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The Cost To The Mets Of Leaving Matt Harvey On The Mound

With a little help from the Kansas City Royals’ aggressive brand of opportunism, the New York Mets committed a variety of blunders en route to losing the World Series. But the one that might haunt the team most in the wake of its season-ending 7-2 loss Sunday was the acquiescence of manager Terry Collins to the demand of starting pitcher Matt Harvey to remain on the mound for the ninth inning with a 2-0 lead.

Up to that point, Harvey had spun a gem of a game — eight innings of shutout ball with nine strikeouts — under pressure-packed circumstances. But he’d also thrown 101 pitches and was navigating his way through the heart of the Royals’ lineup for a dangerous fourth time. Meanwhile, Mets closer Jeurys Familia had been warming up and was about to enter the game… before Collins changed his mind after Harvey lobbied to stay in. (Harvey could be seen in the dugout shouting “no way” at the idea of being replaced.)

Three batters later, Harvey had already given up one run and put the eventual tying run on base, effectively giving New York its own version of Grady Little leaving Pedro Martinez on the hill in the 2003 ALCS. But how much did it really cost the Mets at each step of the way?

Under normal circumstances,1 the heart of the Kansas City order would score about 0.36 runs per inning against Harvey, giving the team a corresponding 9 percent probability of scoring at least the two runs required to tie the game. But all else being equal, pitchers going through the order a fourth time see about a 7.5 percent increase to their runs allowed per inning — meaning there was more like a 10 percent chance that the Royals would score two or more runs against Harvey at that stage of the game.

Meanwhile, the same Royals batters would have been expected to score about 0.35 runs per inning against a fresh Familia, which corresponds to a 9 percent probability of plating two or more runs. A difference of 1 percentage point may not sound like much, but the start of the ninth inning is already a medium-leverage situation before a pitch is thrown, so even small changes to the probability of getting out of the inning without relinquishing the lead (and therefore winning the game) are amplified.

Of course, Collins arguably made a bigger mistake when he declined to pull Harvey even after Harvey allowed a leadoff walk to Lorenzo Cain. With a tired Harvey in the game, the odds of allowing two or more runs in the inning climbed to 19 percent, as opposed to the 17 percent it would have been against Familia in the same situation. (And after Cain stole second base, those numbers became 20 percent and 18 percent.)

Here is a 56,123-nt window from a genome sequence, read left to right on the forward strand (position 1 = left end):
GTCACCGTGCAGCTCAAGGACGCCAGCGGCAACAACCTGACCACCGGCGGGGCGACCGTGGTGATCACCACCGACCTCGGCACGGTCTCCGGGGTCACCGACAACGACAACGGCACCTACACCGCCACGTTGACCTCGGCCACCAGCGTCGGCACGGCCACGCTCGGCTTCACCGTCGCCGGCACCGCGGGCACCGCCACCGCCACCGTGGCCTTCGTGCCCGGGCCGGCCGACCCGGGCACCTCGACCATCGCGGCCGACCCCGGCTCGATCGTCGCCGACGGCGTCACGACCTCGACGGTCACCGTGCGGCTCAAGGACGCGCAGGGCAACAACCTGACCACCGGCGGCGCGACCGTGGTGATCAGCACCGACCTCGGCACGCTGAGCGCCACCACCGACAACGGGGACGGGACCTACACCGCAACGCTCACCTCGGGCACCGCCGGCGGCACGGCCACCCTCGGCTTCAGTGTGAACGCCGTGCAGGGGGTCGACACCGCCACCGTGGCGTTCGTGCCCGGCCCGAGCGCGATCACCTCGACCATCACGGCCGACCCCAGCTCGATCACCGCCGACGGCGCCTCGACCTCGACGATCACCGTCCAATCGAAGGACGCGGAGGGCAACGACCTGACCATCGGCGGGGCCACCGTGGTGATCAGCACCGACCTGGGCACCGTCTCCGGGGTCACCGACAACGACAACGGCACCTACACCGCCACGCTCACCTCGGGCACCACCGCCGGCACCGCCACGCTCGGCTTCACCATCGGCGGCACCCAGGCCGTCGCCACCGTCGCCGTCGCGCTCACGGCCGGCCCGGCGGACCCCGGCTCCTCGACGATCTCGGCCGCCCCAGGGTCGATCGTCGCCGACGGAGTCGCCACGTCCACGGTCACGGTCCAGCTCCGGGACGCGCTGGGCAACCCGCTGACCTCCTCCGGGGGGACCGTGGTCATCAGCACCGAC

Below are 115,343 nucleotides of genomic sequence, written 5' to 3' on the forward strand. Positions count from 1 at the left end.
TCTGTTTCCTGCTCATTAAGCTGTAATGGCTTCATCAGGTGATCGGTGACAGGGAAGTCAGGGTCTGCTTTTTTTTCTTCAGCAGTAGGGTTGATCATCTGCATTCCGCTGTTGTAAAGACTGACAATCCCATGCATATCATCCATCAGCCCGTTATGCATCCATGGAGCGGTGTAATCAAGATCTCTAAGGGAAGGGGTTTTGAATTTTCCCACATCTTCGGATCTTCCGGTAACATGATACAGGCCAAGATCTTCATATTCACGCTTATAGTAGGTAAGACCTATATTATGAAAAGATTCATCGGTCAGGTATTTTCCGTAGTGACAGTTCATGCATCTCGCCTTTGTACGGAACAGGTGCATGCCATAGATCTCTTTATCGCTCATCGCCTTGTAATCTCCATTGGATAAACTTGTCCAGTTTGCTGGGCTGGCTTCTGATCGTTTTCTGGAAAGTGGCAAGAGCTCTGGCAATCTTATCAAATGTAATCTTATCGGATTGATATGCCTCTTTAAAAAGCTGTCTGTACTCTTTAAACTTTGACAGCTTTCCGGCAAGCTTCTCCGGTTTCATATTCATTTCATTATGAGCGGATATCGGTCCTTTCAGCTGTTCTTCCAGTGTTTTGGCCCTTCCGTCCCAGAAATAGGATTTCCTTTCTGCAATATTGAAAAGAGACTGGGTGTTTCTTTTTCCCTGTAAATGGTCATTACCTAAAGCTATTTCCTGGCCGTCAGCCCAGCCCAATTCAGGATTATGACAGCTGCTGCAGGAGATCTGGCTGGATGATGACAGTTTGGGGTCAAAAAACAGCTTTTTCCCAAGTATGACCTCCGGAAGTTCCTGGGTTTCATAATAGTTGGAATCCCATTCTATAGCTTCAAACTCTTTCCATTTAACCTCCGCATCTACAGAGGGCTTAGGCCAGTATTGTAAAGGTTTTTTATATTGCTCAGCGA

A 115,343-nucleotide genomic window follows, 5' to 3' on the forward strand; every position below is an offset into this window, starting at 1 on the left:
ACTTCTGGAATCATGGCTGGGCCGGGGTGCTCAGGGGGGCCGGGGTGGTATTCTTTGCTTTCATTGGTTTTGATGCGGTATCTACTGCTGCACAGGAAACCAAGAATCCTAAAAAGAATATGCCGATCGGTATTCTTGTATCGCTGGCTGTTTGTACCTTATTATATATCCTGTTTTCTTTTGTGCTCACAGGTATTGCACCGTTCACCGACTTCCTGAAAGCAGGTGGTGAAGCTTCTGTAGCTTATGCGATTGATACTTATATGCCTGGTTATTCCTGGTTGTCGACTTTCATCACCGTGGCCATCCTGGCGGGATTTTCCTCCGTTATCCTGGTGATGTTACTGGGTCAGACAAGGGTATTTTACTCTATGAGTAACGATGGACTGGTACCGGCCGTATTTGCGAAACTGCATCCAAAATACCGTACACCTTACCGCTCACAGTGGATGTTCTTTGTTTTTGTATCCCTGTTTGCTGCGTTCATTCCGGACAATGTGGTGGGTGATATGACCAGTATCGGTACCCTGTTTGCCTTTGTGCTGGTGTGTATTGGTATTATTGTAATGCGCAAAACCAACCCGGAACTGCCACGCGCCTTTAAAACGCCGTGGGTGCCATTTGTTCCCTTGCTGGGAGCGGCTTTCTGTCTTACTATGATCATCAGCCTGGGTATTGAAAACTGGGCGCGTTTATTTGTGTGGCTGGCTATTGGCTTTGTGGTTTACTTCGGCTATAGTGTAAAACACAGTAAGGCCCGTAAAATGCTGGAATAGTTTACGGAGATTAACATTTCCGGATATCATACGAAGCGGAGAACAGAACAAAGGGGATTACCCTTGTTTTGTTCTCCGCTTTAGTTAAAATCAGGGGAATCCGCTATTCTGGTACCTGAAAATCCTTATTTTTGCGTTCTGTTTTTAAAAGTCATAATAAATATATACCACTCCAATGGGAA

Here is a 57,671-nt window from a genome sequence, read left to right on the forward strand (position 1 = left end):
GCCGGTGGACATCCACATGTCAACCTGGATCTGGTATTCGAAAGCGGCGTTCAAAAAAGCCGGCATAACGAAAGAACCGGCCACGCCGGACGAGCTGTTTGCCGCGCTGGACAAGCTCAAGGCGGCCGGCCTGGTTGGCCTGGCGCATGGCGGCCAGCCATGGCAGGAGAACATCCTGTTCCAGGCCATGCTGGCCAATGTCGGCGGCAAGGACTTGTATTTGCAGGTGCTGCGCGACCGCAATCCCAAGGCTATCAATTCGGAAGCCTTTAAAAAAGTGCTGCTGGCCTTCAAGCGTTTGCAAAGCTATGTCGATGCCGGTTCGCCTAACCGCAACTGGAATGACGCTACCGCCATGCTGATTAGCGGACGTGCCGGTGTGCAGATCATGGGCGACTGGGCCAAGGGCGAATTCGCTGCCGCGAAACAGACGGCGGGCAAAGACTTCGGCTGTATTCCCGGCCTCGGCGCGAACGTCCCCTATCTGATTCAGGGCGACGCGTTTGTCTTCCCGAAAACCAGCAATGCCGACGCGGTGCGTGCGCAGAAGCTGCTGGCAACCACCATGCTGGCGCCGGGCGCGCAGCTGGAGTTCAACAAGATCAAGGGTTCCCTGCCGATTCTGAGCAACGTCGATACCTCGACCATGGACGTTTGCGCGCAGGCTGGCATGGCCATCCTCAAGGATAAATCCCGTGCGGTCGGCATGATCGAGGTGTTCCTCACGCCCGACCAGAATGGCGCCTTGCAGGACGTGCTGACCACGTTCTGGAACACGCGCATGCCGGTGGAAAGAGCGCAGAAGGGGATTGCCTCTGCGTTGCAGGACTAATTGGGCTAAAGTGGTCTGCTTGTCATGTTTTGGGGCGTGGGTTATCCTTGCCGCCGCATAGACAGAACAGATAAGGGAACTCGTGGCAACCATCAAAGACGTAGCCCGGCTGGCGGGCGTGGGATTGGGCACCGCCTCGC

Again, the odds were still good that the Mets would be able to record three outs before the Royals scored two runs. Eric Hosmer’s subsequent double would have been an unexpected event whether he hit it off Harvey or Familia — it was the game’s most important play in terms of win probability added — and even after that, the Royals still needed Hosmer’s remarkable heads-up baserunning (and a bad throw by Lucas Duda) to tie the ballgame and force extra innings.

So it’s unfair to criticize Collins too much for leaving Harvey on the mound to start the ninth inning. But in a must-win game where every small edge matters, that fateful decision definitely shaved a few percentage points off of New York’s chances of sending the Series back to Kansas City.

CORRECTION, Nov. 2, 3:15 p.m.: An earlier version of this article referred incorrectly to the difference in the probability of the Royals scoring two runs in the ninth if Harvey had been replaced by Familia at the top of the inning. The difference is 1 percentage point, not 1 percent. In addition, the article incorrectly referred to Duda’s throw to home as an error. Although the throw was wide of its mark, it was not officially scored as an error.

Footnotes

  1. As per wOBA, computed using Baseball-Reference’s Marcel projections and using the MLB average to determine the expected runs per plate appearance in a theoretical matchup between Harvey and hitters No. 3-7 in KC’s lineup.

Neil Paine is a senior sportswriter for FiveThirtyEight.

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